I moved to Observer Media where I founded SCENE magazine. I did the magazine for two years and it was just me, one managing editor and one art director. Yikes! It was a crazy amount of work, but to get to do my own monthly magazine from soup to nuts was an incredible experience. I did it all –sold ads, planned events and copy edited every word. My inspiration for SCENE was Andy Warhol’s Interview –when Warhol was in charge. I hired a lot of my pals to do columns. Mike Nouveau, a DJ, did a food column. Donald Robertson did illustrations. It was amazing to work with friends and talented people and shoot covers like the one with Iman in a huge afro wig. But print is really a ticking clock. When Anna Wintour put Kanye West and Kim Kardashian on the cover of Vogue with a hashtag cover line, everyone became enraged. But it was a business move. Wintour is a seriously smart cookie and she knew that Instagram and the internet are the right now and Kanye and Kim are symbols of the digital age. But alas the cover didn’t sell that well. I gasped and thought: could print really be dying this fast? So SCENE ended and now I am about to enter the digital world in a big way. Stay tuned for my next gig, which is 100% digital and global. It’s 2014 and I want to be a digital first editor and writer.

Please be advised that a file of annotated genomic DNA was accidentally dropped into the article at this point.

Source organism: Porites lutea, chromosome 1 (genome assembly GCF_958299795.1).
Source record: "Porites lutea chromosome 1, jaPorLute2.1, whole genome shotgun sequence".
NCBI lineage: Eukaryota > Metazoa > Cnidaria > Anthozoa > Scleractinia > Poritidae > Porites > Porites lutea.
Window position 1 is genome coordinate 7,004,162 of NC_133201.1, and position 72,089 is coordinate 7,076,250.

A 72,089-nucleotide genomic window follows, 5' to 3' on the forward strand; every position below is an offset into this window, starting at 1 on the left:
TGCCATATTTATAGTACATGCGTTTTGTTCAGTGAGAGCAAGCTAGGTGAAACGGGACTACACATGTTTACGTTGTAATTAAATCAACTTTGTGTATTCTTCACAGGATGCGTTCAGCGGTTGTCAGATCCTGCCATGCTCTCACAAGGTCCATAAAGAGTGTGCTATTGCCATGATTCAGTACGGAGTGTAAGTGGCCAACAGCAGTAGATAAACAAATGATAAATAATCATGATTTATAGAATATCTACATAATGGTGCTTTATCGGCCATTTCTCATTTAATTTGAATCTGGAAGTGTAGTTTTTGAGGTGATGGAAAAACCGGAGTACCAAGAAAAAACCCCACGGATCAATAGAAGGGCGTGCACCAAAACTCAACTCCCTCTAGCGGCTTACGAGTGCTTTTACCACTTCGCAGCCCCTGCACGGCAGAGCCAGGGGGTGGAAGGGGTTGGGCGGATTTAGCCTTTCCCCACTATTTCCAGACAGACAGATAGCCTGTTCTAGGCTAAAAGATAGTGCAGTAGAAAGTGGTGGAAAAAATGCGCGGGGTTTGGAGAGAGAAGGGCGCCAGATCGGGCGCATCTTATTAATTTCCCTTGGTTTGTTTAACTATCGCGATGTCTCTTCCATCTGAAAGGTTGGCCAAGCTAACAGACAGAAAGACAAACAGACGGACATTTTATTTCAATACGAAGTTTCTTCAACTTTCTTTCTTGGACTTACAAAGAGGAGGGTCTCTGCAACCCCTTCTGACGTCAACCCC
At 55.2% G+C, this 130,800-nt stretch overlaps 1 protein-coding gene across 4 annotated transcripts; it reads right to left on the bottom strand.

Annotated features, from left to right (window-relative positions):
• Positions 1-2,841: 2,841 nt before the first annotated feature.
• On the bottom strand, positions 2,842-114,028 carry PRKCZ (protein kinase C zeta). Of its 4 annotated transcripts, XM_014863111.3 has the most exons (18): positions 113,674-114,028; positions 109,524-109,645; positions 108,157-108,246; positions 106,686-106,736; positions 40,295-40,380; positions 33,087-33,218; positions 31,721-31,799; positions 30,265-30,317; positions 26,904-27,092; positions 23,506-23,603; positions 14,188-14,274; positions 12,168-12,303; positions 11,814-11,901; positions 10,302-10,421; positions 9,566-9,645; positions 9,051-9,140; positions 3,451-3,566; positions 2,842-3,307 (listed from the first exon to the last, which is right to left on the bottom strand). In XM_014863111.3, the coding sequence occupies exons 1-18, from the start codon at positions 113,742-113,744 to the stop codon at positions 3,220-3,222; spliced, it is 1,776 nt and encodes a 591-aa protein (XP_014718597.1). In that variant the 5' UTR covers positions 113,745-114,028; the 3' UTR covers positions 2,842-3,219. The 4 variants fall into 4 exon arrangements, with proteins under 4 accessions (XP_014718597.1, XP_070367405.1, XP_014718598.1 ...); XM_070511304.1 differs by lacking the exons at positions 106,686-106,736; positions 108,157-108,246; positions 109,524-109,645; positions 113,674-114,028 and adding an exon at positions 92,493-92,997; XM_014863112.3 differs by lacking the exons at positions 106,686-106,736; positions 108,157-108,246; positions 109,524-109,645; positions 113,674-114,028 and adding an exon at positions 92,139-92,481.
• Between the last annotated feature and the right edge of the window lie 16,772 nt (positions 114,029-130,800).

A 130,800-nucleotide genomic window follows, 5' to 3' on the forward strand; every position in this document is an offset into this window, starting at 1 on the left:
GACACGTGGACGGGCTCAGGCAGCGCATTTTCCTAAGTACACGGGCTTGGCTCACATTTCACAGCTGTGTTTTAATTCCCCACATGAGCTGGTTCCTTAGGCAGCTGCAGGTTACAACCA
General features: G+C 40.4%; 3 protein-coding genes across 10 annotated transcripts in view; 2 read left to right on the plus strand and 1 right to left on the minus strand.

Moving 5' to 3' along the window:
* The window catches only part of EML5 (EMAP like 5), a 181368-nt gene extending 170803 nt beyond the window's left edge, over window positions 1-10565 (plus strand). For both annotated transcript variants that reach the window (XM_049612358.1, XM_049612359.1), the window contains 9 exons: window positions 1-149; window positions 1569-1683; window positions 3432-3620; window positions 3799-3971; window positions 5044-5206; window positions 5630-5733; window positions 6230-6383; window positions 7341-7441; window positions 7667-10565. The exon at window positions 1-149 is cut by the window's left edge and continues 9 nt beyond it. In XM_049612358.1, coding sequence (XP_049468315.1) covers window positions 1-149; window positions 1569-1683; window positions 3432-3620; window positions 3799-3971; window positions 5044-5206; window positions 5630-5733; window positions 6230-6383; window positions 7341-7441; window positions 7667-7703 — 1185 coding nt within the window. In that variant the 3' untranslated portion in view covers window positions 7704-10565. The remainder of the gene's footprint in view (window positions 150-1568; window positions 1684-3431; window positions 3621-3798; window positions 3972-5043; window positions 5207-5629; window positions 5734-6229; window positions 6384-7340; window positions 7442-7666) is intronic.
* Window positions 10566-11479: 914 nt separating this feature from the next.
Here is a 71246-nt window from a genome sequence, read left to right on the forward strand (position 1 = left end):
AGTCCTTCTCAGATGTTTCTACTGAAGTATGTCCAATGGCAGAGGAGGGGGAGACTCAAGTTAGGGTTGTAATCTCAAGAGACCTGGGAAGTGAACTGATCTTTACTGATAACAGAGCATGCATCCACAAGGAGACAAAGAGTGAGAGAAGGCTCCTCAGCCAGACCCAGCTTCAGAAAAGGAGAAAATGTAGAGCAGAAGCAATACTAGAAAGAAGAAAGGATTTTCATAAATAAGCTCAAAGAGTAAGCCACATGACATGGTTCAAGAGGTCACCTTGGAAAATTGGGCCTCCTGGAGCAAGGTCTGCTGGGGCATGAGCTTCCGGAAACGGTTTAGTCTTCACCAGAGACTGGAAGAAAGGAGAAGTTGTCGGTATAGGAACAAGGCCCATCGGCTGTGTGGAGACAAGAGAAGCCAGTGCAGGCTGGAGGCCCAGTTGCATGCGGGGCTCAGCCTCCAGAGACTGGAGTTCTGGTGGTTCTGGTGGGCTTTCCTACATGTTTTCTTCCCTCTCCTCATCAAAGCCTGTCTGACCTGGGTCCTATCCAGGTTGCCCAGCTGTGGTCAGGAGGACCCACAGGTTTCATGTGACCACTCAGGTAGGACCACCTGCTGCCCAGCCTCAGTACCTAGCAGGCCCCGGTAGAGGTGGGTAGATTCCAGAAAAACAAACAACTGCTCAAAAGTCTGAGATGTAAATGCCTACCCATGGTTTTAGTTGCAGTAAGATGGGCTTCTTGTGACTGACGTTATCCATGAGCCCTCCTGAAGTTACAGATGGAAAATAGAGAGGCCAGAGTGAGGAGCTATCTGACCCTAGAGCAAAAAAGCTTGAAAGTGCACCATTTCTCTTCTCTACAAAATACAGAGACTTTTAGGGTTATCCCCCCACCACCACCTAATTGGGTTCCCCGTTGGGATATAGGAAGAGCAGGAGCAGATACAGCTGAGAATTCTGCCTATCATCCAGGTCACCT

As for Peter’s personal style, here is what he had to tell us:

Jeans: I only wear Levis. I like big E 505s and I sit in a warm water bathtub for 10 minutes then wear them until they are dry for true “shrink to fit.”If I cheat on Levis it’s with Naked and Famous or A.P.C.